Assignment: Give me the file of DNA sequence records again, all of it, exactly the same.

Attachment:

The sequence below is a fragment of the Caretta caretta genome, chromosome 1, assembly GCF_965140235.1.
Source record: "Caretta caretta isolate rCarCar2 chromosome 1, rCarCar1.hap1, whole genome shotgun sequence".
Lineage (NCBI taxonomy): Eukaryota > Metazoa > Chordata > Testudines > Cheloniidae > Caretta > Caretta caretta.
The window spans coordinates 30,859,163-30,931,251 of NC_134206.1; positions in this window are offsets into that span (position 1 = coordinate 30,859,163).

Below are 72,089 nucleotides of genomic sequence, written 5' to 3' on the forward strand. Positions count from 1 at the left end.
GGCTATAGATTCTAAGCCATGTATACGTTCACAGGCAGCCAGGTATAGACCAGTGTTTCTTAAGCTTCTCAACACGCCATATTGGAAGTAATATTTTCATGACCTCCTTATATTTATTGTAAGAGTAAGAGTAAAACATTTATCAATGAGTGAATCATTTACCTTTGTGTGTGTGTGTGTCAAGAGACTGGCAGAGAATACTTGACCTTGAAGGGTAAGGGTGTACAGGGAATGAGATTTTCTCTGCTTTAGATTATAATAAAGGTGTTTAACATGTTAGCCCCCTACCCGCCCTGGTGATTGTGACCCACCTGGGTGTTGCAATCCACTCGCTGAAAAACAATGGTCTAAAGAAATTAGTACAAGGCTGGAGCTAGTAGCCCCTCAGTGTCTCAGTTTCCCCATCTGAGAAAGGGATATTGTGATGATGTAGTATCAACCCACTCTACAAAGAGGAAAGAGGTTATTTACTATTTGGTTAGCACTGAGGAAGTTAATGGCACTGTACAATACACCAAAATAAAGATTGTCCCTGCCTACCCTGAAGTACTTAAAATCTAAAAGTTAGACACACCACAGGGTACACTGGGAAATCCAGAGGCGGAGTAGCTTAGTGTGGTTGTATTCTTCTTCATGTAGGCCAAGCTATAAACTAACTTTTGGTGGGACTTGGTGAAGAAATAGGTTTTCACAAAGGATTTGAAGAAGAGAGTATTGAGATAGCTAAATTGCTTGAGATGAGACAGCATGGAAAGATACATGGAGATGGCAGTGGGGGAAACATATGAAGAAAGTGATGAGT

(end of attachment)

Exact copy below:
The sequence below is a fragment of the Caretta caretta genome, chromosome 1, assembly GCF_965140235.1.
Source record: "Caretta caretta isolate rCarCar2 chromosome 1, rCarCar1.hap1, whole genome shotgun sequence".
Lineage (NCBI taxonomy): Eukaryota > Metazoa > Chordata > Testudines > Cheloniidae > Caretta > Caretta caretta.
The window spans coordinates 30,859,163-30,931,251 of NC_134206.1; positions in this window are offsets into that span (position 1 = coordinate 30,859,163).

Below are 72,089 nucleotides of genomic sequence, written 5' to 3' on the forward strand. Positions count from 1 at the left end.
GGCTATAGATTCTAAGCCATGTATACGTTCACAGGCAGCCAGGTATAGACCAGTGTTTCTTAAGCTTCTCAACACGCCATATTGGAAGTAATATTTTCATGACCTCCTTATATTTATTGTAAGAGTAAGAGTAAAACATTTATCAATGAGTGAATCATTTACCTTTGTGTGTGTGTGTGTCAAGAGACTGGCAGAGAATACTTGACCTTGAAGGGTAAGGGTGTACAGGGAATGAGATTTTCTCTGCTTTAGATTATAATAAAGGTGTTTAACATGTTAGCCCCCTACCCGCCCTGGTGATTGTGACCCACCTGGGTGTTGCAATCCACTCGCTGAAAAACAATGGTCTAAAGAAATTAGTACAAGGCTGGAGCTAGTAGCCCCTCAGTGTCTCAGTTTCCCCATCTGAGAAAGGGATATTGTGATGATGTAGTATCAACCCACTCTACAAAGAGGAAAGAGGTTATTTACTATTTGGTTAGCACTGAGGAAGTTAATGGCACTGTACAATACACCAAAATAAAGATTGTCCCTGCCTACCCTGAAGTACTTAAAATCTAAAAGTTAGACACACCACAGGGTACACTGGGAAATCCAGAGGCGGAGTAGCTTAGTGTGGTTGTATTCTTCTTCATGTAGGCCAAGCTATAAACTAACTTTTGGTGGGACTTGGTGAAGAAATAGGTTTTCACAAAGGATTTGAAGAAGAGAGTATTGAGATAGCTAAATTGCTTGAGATGAGACAGCATGGAAAGATACATGGAGATGGCAGTGGGGGAAACATATGAAGAAAGTGATGAGT